I always wanted to live in a well-traveled family. When I was younger, friends would go on amazing vacations: Hawaii for surfing one year, Disneyland for the rides for winter break, and Killington for skiing. I didn’t grow up like that, but I have made an attempt at traveling as an adult. My favorite destinations have turned out to be the ones that connect with my love of history and literature.
When I visit a place with historical or literary significance, it gives me a greater sense of understanding, and I always come home with ideas for stories. When I sat in Robert Frost’s living room, it felt like his poetry made more sense to me. When I met the four dozen cats living at Ernest Hemingway’s Key West house, I understood the draw that kept Hemingway there and the vibrant energy of the town itself. And when I stood on the North Bridge in Concord, where the “shot heard around the world” was fired, I felt more connected to my country and to my history as an American.
Writing is a Solitary Profession
As writers, we understand that ours is a solitary profession. We accept that we create alone. We know that our coffee pots and our cats are oftentimes our only companions while we compose. But we also recognize that when we write, we write about people, about the human condition, and about human nature. We write about the conflicts we experience: within ourselves, with nature, with our world, and with each other. We know that we must understand people and the world to be able to write about it. We may write alone, but we live with others.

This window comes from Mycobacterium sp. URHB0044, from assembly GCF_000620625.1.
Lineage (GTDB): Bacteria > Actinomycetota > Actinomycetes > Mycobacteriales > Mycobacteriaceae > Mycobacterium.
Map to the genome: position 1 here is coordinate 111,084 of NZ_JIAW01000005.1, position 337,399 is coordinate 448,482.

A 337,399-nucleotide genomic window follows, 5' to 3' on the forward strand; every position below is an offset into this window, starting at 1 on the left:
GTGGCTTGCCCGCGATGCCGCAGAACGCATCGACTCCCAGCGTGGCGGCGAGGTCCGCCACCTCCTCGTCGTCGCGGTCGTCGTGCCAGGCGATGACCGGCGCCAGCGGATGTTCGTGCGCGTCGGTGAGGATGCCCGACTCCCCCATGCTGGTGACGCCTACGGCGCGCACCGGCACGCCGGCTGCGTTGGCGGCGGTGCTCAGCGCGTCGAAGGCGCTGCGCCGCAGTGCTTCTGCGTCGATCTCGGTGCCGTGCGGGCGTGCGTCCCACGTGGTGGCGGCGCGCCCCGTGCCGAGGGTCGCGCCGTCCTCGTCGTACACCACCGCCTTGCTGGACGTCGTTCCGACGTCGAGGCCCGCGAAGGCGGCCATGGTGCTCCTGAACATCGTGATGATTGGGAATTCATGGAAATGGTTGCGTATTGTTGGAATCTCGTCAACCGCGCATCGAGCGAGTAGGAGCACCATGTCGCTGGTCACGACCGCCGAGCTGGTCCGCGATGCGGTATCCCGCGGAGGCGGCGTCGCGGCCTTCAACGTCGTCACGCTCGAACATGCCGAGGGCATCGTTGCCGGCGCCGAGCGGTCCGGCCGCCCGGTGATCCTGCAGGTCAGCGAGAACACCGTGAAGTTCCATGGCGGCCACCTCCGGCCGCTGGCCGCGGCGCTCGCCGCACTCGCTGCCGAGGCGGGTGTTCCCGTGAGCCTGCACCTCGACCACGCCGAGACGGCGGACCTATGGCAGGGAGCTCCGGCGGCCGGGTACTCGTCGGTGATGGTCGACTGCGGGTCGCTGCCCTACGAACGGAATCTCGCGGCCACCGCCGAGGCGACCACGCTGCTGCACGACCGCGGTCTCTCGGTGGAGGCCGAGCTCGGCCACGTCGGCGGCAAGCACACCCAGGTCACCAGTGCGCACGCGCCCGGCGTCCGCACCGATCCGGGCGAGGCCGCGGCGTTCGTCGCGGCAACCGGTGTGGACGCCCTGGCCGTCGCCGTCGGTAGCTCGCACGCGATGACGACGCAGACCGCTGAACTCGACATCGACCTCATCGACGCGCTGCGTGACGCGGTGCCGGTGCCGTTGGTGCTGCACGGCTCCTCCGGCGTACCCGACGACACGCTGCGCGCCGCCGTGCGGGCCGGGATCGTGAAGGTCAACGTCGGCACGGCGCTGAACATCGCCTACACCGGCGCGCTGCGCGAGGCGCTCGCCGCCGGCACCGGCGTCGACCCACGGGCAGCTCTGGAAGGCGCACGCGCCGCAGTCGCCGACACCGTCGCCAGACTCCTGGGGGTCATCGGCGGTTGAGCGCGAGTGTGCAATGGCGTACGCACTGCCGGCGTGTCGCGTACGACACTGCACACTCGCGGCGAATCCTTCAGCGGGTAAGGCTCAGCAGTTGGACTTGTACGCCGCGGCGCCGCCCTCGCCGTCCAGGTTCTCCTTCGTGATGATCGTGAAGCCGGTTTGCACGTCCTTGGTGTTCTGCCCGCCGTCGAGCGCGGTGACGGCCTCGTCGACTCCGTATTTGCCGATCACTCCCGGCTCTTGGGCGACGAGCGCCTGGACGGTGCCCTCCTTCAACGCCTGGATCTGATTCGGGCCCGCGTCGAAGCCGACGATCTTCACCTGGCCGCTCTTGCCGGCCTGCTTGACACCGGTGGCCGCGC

So, What is Coming?
In the coming months, I would like to share some of my recent literary and historical travels with you. Just before the pandemic, I visited Earnest Hemingway’s house in Key West. This summer, I visited the homes of Louisa May Alcott, Ralph Waldo Emerson, and Henry David Thoreau in Concord. And before that, I sat in Robert Frost’s living room, where he wrote “Stopping by Woods on a Snowy Evening”.
My historical tours have taken me along the northern path of all five Great Lakes, where we got to stop at the very point where my great-great-great-great grandfather entered the United States and never returned to Canada. I got to visit the wonders of the west, including: Highway 66, the Grand Canyon, and the Joshua Trees. These places helped me to make connections between human development, the changing landscapes, and the consistencies of the human condition.
Creative people tend to be curious people. I hope you enjoy the stories to come in the new year. And I hope you are able to carve out a little time to leave your desk now and then and observe the world up close.
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